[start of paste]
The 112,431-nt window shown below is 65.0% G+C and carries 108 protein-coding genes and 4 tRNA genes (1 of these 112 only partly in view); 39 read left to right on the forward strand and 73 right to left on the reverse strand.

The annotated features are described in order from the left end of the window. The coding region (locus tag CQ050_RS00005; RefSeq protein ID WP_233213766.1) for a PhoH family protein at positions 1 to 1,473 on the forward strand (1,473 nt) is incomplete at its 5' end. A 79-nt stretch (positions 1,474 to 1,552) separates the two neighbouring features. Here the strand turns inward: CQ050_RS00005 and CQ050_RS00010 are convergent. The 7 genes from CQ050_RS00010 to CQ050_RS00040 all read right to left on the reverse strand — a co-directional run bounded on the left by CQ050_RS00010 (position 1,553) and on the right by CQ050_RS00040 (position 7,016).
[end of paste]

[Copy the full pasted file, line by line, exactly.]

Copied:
The 112,431-nt window shown below is 65.0% G+C and carries 108 protein-coding genes and 4 tRNA genes (1 of these 112 only partly in view); 39 read left to right on the forward strand and 73 right to left on the reverse strand.

The annotated features are described in order from the left end of the window. The coding region (locus tag CQ050_RS00005; RefSeq protein ID WP_233213766.1) for a PhoH family protein at positions 1 to 1,473 on the forward strand (1,473 nt) is incomplete at its 5' end. A 79-nt stretch (positions 1,474 to 1,552) separates the two neighbouring features. Here the strand turns inward: CQ050_RS00005 and CQ050_RS00010 are convergent. The 7 genes from CQ050_RS00010 to CQ050_RS00040 all read right to left on the reverse strand — a co-directional run bounded on the left by CQ050_RS00010 (position 1,553) and on the right by CQ050_RS00040 (position 7,016).